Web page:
Thursday, November 7, 2013

Sexual assault of farm workers

NPR ran a two-part series on this phenomenon, yesterday and today.  The first story is "Silenced by Status:  Farm Workers Face Rape, Sexual Abuse," and it features the story of Maricruz Ladino, who was raped by a farm supervisor in 2006.  Against the odds, Ladino courageously filed a civil suit against the grower. That suit ended in a confidential settlement in 2010.  The story quotes Bill Tamayo, an attorney with the Equal Employment Opportunity Commission,  the federal agency tasked with protecting workers from gender-based discrimination.  The EEOC has been using radio ads to reach out to farm workers about sexual harassment.  Tamayo emphasizes just h how much power farm supervisors wield.
"He determines who gets hired, who gets promoted, who gets fired. And if you're a sexual predator, that's the ideal position to be in because you can determine whether her family eats or not," he says. 
* * *
Over the last 15 years, Tamayo estimates his agency has won tens of millions of dollars in back wages and damages for farm worker victims across the country. The companies involved are rarely made public unless a lawsuit is filed. And the agency doesn't have the power to bring a criminal case — that's the job of local prosecutors. In fact, a review of EEOC's federal lawsuits shows none of the perpetrators accused in those cases have been tried in criminal court.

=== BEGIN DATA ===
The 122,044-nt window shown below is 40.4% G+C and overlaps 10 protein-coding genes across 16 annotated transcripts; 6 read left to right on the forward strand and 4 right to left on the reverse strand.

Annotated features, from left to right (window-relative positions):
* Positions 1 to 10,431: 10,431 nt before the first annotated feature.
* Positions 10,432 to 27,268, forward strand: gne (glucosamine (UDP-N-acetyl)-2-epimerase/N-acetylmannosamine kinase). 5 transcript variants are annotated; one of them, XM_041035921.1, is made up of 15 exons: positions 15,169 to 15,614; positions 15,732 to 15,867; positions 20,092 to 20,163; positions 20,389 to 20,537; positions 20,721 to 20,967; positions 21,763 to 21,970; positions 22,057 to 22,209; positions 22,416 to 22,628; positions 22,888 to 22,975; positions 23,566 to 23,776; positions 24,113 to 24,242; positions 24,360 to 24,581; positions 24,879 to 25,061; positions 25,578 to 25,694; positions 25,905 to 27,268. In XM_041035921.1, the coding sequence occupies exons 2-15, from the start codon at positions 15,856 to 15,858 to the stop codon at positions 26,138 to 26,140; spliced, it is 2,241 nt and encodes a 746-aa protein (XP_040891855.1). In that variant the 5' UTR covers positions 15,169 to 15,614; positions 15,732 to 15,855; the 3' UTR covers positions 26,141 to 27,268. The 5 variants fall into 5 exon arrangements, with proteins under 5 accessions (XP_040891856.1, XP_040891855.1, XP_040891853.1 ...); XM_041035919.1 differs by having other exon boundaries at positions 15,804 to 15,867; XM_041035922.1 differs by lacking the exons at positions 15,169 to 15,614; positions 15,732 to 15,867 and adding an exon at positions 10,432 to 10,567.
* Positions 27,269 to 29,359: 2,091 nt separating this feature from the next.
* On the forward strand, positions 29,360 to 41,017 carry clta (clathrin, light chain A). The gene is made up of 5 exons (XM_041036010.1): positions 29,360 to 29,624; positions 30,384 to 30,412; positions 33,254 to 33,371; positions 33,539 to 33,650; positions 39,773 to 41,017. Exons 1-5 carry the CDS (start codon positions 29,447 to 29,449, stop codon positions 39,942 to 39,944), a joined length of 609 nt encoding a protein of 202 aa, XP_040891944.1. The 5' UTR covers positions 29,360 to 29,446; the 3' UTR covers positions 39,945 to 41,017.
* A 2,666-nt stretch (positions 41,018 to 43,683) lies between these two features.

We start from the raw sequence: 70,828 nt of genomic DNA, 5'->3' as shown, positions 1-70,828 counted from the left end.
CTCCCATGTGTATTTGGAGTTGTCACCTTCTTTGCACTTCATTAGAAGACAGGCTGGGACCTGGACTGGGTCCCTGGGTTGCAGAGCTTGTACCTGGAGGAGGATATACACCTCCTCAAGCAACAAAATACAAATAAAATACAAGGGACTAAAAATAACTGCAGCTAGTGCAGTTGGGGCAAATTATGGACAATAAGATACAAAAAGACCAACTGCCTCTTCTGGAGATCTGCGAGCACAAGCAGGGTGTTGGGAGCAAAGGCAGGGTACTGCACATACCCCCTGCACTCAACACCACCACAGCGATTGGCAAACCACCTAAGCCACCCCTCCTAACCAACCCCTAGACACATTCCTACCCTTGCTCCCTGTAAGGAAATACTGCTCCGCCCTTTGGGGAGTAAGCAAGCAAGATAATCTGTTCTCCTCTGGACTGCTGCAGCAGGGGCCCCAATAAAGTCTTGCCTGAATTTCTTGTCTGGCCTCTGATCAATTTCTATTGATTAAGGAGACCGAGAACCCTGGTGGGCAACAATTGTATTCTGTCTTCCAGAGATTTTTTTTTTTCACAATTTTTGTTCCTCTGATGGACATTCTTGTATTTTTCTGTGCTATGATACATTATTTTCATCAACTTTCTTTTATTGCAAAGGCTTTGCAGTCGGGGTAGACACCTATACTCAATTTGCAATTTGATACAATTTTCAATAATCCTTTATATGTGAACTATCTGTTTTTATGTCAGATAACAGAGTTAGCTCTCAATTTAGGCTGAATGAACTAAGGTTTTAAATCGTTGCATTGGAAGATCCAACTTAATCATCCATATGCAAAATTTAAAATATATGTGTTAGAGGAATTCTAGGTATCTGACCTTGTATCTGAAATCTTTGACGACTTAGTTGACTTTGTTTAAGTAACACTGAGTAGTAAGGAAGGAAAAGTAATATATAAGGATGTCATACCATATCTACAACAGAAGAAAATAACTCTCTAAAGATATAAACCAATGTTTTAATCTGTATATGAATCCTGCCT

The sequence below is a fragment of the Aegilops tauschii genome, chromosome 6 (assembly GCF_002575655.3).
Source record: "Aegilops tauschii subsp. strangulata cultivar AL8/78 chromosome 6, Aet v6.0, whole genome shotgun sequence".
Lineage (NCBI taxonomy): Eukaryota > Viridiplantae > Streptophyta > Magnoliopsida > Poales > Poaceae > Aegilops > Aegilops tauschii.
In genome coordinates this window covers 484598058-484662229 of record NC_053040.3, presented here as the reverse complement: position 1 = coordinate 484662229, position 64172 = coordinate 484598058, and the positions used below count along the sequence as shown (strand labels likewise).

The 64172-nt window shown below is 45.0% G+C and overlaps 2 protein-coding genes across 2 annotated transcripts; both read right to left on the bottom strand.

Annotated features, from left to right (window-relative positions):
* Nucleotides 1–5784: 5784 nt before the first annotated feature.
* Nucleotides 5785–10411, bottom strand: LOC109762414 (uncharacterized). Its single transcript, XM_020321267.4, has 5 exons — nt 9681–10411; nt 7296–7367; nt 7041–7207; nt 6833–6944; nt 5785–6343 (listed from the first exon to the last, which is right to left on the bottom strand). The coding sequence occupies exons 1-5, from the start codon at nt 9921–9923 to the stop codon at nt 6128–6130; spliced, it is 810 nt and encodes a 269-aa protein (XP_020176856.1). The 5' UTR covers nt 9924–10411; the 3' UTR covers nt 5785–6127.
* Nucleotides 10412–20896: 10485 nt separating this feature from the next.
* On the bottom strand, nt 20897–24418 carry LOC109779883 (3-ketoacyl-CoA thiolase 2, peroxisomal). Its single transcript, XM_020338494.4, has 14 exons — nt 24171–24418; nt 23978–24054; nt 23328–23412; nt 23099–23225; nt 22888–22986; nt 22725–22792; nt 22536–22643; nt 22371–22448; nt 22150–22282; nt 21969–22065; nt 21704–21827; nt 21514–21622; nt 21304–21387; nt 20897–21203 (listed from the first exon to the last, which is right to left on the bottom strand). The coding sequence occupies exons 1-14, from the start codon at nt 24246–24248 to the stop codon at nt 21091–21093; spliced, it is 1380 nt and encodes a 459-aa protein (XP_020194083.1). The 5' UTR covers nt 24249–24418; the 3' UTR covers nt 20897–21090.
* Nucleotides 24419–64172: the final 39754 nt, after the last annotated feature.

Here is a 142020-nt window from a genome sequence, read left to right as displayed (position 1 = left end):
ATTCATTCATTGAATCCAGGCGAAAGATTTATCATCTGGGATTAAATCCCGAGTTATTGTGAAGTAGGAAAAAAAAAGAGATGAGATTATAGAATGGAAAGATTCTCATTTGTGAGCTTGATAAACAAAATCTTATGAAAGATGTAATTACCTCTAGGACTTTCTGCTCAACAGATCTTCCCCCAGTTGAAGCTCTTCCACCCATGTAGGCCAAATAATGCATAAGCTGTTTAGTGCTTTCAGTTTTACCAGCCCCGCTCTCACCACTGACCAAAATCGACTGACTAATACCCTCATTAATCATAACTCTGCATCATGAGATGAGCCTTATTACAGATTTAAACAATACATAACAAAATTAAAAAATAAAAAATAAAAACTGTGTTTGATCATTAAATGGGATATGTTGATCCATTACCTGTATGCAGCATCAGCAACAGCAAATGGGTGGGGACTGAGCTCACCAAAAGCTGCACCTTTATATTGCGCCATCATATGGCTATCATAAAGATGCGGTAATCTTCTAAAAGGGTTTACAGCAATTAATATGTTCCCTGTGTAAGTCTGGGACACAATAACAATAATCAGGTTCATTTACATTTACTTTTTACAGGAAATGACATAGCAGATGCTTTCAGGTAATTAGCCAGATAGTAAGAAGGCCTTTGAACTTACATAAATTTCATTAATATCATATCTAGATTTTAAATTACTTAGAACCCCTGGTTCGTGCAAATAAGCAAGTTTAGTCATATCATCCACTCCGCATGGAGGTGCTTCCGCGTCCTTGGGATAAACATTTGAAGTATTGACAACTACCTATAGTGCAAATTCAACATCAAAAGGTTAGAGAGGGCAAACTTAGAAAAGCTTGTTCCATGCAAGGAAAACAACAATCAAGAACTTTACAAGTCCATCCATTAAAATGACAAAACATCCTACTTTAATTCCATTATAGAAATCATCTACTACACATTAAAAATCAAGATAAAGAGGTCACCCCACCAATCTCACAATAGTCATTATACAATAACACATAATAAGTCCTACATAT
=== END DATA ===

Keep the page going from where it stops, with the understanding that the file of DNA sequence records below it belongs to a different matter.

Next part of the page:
The second story in the series is "Despite Barriers, Farm Worker Breaks Silence about Rape Case," and it too features a Latina farmworker who is also a rape survivor and, like Ladino, had the courage to report her assailant.  The woman featured in this story is Guadalupe Chavez, who eventually pressed criminal charges against the farm supervisor who raped her in 2006.  Yet with no physical evidence--Khokha notes that many of the farmworkers survive rape don't get a medical exam, which is also true among other demographics--the case came down to Chavez's word versus that of her assailant.  A jury acquitted the defendant, believing his assertion that the encounter was consensual.  Khokha writes:
Even so, Chavez says she got some justice because the man she accused of raping her had to face her in court, and she says, now supervisors like him may think twice about how they treat women in the fields.
This story notes the important role played by organizations such as rural legal aid providers and social service agencies such as Westside Family Preservation Services, in Huron, California.

This two-part series was produced in collaboration with the Center for Investigative Reporting and UC Berkeley's Investigative Reporting program.

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